Southeastern Section - 60th Annual Meeting (23–25 March 2011)

Paper No. 10
Presentation Time: 8:00 AM-12:00 PM


BUSH, David M.1, JACKSON Jr., Chester W.2, RUNYAN, Ryann M.1, SIEMER, Kyle W.3, PERISON, Elizabeth M.1, PETRUCCELLI, Rochelle F.1, LLERANDI-ROMÁN, Pablo A.3 and NEAL, William J.3, (1)Department of Geosciences, University of West Georgia, Carrollton, GA 30118, (2)Department of Geology and Geography, Georgia Southern University, Statesboro, GA 30460, (3)Department of Geology, Grand Valley State University, Allendale, MI 49401,

Understanding how shorelines respond to rising sea level is critical for developing sound coastal management and land use planning guidelines, and is even more important when considering the rise effect on small islands. Assessing potential shoreline change and associated land loss on four associated Puerto Rican islands as a result of continuing sea-level rise, is part of an on-going study of small islands and cays around Puerto Rico and the U. S. Virgin Islands. The islands for this study were selected because they exhibit either historical, cultural, recreational, or scientific importance, or some combination of factors.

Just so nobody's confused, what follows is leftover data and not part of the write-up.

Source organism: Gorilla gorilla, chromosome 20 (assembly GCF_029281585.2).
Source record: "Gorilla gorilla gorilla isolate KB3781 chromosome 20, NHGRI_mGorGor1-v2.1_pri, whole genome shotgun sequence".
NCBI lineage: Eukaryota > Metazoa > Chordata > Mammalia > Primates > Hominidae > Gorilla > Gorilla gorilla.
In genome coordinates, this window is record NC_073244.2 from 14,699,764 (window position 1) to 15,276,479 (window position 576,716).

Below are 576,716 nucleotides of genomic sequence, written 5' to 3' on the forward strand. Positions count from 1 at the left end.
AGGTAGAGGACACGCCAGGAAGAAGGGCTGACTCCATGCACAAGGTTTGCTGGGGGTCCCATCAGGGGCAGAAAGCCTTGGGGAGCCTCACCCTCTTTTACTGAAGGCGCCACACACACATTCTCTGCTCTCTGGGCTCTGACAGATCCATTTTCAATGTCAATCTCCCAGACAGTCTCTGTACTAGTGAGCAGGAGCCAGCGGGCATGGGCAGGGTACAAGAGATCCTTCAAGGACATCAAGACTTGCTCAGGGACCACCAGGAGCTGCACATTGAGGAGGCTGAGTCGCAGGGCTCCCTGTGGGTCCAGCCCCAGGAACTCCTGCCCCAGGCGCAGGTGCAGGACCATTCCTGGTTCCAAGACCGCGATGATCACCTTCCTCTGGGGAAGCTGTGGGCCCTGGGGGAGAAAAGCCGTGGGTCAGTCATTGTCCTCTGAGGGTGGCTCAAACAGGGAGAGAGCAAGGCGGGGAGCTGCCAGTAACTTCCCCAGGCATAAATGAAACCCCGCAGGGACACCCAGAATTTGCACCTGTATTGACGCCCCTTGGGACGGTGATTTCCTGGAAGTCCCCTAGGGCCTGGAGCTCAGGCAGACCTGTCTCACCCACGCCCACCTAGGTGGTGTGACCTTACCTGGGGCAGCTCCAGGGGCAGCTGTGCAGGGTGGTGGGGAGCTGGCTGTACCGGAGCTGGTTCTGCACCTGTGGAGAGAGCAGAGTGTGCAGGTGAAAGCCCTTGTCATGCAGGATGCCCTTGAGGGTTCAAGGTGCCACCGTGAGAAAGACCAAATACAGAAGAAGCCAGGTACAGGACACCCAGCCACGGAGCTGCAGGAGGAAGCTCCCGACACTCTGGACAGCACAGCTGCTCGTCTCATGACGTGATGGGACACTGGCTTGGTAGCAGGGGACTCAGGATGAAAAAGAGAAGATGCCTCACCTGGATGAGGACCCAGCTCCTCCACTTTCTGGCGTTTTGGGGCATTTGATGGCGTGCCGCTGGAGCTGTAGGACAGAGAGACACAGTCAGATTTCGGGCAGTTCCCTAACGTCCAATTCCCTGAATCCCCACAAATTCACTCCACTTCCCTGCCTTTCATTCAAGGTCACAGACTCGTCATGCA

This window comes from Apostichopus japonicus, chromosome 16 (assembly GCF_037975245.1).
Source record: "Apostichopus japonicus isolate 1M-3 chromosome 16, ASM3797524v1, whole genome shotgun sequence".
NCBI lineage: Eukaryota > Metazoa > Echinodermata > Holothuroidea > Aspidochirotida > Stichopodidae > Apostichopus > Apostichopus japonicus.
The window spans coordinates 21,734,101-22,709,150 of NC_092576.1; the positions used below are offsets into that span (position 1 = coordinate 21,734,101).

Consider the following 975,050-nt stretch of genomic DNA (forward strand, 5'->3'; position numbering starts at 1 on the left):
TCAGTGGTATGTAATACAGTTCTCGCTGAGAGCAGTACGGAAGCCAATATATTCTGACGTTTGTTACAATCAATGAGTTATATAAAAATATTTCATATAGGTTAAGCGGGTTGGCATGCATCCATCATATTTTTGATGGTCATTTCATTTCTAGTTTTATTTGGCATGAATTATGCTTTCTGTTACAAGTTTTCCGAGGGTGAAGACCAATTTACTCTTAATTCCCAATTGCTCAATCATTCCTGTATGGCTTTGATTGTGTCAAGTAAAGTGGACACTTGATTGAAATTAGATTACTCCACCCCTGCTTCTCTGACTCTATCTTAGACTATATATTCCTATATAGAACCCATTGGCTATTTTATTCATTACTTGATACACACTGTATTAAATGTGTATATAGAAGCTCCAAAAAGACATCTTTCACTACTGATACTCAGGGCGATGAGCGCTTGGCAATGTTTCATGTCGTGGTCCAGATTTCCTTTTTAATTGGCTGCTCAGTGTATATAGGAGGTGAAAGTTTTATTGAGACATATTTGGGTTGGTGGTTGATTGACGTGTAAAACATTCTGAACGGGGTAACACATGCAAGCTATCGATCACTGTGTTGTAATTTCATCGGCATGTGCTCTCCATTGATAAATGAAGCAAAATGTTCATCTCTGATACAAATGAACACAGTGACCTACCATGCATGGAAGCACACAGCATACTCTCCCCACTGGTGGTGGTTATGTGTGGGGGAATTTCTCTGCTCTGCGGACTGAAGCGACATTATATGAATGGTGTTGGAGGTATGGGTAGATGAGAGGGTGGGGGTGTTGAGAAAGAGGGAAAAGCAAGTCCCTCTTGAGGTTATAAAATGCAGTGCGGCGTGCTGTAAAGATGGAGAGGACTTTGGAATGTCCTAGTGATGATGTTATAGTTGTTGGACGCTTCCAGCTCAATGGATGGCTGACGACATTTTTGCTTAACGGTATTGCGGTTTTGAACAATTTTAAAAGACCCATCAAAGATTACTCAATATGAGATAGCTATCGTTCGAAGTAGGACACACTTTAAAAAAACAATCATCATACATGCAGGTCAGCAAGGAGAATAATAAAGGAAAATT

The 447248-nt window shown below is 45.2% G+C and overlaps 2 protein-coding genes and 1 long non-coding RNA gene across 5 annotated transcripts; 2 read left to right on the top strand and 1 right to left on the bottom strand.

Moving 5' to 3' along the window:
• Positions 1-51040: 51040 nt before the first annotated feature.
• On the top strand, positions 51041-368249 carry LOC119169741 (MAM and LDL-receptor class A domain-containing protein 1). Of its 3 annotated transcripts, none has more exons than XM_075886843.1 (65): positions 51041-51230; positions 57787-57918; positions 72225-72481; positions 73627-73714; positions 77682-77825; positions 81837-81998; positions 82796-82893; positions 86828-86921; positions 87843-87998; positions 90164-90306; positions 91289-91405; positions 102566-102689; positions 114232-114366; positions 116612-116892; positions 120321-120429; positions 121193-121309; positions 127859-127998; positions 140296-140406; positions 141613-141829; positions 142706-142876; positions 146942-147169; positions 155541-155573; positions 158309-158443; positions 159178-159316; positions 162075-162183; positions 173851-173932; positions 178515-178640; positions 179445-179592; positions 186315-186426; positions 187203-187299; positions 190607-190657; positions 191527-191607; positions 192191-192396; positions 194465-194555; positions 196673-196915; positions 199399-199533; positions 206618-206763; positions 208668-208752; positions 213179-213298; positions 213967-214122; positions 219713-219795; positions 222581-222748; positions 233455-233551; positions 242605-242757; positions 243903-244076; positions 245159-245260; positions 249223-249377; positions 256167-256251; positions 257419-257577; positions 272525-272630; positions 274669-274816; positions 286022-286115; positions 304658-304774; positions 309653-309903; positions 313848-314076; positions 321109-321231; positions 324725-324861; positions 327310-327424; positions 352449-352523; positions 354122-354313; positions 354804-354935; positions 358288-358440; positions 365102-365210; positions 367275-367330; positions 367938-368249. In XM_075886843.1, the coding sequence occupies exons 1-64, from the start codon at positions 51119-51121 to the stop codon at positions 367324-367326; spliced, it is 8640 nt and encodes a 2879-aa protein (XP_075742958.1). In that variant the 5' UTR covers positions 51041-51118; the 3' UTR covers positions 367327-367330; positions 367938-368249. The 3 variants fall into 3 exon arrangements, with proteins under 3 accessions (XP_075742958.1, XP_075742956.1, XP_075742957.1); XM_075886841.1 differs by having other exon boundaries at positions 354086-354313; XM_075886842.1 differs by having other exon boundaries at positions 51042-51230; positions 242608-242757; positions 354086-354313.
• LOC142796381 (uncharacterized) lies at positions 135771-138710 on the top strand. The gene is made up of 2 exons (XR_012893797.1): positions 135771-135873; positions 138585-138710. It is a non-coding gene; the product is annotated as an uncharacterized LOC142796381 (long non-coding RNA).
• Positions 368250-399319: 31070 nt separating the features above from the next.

Although remote sensing is very useful in ascertaining the vulnerability of coastal regions, it can be difficult to accurately capture details of island geomorphology, coastal processes, topography, and the geologic framework. Historical imagery may not possess the resolution needed to adequately map some of the pertinent variables, especially for smaller islands where coverage may be limited and certain variables such as geomorphology are difficult to resolve. Thus, detailed field studies were undertaken to map such variables in high resolution to help ensure a more reliable and robust coastal vulnerability assessment. Islands were mapped using a real time kinematic (RTK) GPS, providing sub-centimeter accuracy both horizontally (Lat/Long) and vertically (elevation) to delineate the apparent high water line. High-resolution shoreline data will also be used in subsequent shoreline change analyses and forecasting. A detailed topographic survey was performed to map the relief and slope of the island. A digital terrain model (DTM) was generated to assist with both GIS-based analyses and visualization of coastal vulnerability. The DTM will also provide a baseline for each island and will be used in future studies of coastal change with future RTK-GPS or LIDAR surveys. The data were used to calculate shoreline recession rates. Geomorphic change models are used to predict land and habitat loss as controlled by varied island settings, providing a scientific basis for planning and management.